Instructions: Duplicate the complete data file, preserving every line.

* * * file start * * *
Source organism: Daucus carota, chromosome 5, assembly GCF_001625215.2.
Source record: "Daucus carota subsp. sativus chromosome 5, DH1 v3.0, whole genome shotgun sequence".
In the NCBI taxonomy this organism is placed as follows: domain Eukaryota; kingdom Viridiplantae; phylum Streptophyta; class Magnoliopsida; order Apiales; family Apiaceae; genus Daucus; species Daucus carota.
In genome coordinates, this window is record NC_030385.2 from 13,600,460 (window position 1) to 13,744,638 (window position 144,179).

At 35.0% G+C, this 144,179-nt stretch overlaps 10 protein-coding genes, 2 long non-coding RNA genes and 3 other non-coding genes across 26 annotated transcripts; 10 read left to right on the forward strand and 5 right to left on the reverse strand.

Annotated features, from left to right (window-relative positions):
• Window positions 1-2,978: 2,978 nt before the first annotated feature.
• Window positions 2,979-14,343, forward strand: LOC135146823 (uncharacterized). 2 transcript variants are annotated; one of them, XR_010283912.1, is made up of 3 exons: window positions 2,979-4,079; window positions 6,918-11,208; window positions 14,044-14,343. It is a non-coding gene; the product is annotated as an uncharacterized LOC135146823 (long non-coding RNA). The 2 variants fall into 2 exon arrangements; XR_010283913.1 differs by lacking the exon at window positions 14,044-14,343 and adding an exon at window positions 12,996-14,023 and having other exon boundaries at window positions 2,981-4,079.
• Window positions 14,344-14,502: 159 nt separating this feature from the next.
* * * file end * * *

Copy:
Source organism: Daucus carota, chromosome 5, assembly GCF_001625215.2.
Source record: "Daucus carota subsp. sativus chromosome 5, DH1 v3.0, whole genome shotgun sequence".
In the NCBI taxonomy this organism is placed as follows: domain Eukaryota; kingdom Viridiplantae; phylum Streptophyta; class Magnoliopsida; order Apiales; family Apiaceae; genus Daucus; species Daucus carota.
In genome coordinates, this window is record NC_030385.2 from 13,600,460 (window position 1) to 13,744,638 (window position 144,179).

At 35.0% G+C, this 144,179-nt stretch overlaps 10 protein-coding genes, 2 long non-coding RNA genes and 3 other non-coding genes across 26 annotated transcripts; 10 read left to right on the forward strand and 5 right to left on the reverse strand.

Annotated features, from left to right (window-relative positions):
• Window positions 1-2,978: 2,978 nt before the first annotated feature.
• Window positions 2,979-14,343, forward strand: LOC135146823 (uncharacterized). 2 transcript variants are annotated; one of them, XR_010283912.1, is made up of 3 exons: window positions 2,979-4,079; window positions 6,918-11,208; window positions 14,044-14,343. It is a non-coding gene; the product is annotated as an uncharacterized LOC135146823 (long non-coding RNA). The 2 variants fall into 2 exon arrangements; XR_010283913.1 differs by lacking the exon at window positions 14,044-14,343 and adding an exon at window positions 12,996-14,023 and having other exon boundaries at window positions 2,981-4,079.
• Window positions 14,344-14,502: 159 nt separating this feature from the next.